Focal Lesions Stroke

Studies of patients with strokes have taught us much about how different areas of the cerebral cortex mediate specific behaviors, and, as I mentioned, creativity is heavily dependent on a number of cognitive skills. Thus, damage to specific areas of the cortex can result in a loss of the skills that depend on the portion of the cortex that is injured.

Alajouanine (1948), a French neurologist, reported several famous creative people who developed aphasia (a language-speech disorder)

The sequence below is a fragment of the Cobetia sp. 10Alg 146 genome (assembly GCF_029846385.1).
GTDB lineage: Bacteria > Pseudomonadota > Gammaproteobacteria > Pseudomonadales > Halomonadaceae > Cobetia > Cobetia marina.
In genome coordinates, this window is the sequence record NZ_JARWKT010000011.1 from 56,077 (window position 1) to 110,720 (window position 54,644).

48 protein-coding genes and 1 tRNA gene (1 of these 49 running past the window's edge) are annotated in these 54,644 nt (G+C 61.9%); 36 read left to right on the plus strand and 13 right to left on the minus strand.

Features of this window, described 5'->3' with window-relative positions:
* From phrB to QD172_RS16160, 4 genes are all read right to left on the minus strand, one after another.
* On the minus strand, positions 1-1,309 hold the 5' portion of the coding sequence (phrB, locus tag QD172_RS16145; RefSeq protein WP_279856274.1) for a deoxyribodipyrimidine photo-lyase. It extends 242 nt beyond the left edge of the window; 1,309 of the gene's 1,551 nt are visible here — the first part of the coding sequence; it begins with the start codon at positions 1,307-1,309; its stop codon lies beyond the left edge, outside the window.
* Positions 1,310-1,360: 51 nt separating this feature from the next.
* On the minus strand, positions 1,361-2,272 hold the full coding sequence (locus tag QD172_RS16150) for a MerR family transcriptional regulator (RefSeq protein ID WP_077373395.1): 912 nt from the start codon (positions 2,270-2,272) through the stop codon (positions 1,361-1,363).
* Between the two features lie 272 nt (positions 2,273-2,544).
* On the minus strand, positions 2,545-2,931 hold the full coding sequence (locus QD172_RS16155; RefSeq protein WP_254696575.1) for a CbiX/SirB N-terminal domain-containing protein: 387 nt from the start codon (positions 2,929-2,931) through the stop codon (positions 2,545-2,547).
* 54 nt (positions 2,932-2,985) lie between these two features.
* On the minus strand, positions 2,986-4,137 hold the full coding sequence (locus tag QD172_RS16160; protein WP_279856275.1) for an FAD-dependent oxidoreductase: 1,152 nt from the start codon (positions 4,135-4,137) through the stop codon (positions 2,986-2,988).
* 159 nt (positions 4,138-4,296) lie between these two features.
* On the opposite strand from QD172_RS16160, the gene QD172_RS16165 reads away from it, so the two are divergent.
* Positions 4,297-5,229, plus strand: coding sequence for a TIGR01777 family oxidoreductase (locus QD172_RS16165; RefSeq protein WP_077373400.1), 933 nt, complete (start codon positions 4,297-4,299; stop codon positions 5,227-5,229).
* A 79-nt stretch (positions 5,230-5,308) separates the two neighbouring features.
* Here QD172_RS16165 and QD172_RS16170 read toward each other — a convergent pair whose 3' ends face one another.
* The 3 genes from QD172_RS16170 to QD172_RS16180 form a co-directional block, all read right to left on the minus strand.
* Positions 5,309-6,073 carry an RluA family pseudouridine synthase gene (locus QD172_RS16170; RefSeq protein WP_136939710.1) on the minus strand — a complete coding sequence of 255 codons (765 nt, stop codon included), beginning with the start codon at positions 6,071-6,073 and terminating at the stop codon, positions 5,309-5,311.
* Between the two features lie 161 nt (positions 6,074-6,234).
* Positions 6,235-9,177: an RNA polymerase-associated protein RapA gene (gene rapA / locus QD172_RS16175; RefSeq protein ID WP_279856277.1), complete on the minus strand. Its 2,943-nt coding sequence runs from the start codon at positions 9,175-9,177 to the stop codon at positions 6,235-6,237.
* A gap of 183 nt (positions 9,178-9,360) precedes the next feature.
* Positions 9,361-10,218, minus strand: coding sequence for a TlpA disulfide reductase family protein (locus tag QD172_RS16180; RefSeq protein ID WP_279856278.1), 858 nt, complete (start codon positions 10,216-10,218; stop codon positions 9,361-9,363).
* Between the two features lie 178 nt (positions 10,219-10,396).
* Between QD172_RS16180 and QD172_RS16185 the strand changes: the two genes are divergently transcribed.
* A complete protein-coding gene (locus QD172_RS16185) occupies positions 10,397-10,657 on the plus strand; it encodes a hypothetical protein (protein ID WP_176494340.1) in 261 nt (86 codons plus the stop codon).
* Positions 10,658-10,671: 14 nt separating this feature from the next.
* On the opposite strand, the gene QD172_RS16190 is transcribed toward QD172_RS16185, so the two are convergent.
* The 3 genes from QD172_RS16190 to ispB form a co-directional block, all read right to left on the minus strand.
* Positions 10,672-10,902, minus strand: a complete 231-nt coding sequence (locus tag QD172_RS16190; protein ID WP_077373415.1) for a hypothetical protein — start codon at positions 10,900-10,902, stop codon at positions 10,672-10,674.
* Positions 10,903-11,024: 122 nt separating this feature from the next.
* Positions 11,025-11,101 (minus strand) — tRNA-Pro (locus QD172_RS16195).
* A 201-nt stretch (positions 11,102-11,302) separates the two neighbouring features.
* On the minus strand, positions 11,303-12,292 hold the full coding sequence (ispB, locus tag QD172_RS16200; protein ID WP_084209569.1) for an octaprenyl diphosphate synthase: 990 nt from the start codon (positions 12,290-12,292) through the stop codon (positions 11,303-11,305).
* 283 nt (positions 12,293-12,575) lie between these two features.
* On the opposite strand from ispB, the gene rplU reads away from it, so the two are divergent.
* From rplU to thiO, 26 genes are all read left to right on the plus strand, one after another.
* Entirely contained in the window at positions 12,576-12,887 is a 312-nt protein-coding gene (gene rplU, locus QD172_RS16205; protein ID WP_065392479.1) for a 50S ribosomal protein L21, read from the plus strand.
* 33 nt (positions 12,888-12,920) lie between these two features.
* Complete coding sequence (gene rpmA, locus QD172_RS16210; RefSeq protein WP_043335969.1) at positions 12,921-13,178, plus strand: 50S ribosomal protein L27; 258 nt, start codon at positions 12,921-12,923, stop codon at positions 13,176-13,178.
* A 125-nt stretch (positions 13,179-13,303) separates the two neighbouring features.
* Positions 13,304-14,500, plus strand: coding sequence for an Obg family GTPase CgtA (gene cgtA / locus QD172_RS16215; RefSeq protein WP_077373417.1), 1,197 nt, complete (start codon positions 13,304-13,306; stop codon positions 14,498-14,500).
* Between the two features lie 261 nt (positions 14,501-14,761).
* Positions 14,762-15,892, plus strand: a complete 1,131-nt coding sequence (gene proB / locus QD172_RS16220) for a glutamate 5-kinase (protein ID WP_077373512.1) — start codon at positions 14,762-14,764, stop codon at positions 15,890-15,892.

from a stroke. One was an author and another was a fine artist. Not surprisingly, after suffering with aphasia the author was no longer artistically productive, and even though, according to Alajouanine, his aesthetic sense and judgment remained intact, his agrammatic aphasia (Broca's aphasia) had impaired his artistic realization. Not so for the artist, who even after he developed Wernicke's aphasia (in which a patient has a loss of verbal comprehension), maintained his artistic skill and creativity. According to Alajouanine, "He expressed the poetry of the Normandy coast, the glowing beauty of flowers or marine life and the richness of feminine flesh." Furthermore, Alajoua-nine wrote, "His pictorial art is far from being only a purely sensorial expression; it contained numerous intellectual and affective components, which, however, are untouched by aphasia." Alajouanine also suggested that this artist's painting might have improved after his stroke: "His always sharp affectivity is still sharper. . . . According to connoisseurs, he has perhaps gained a more intense and acute expression," but he did not explain what might account for this improvement.

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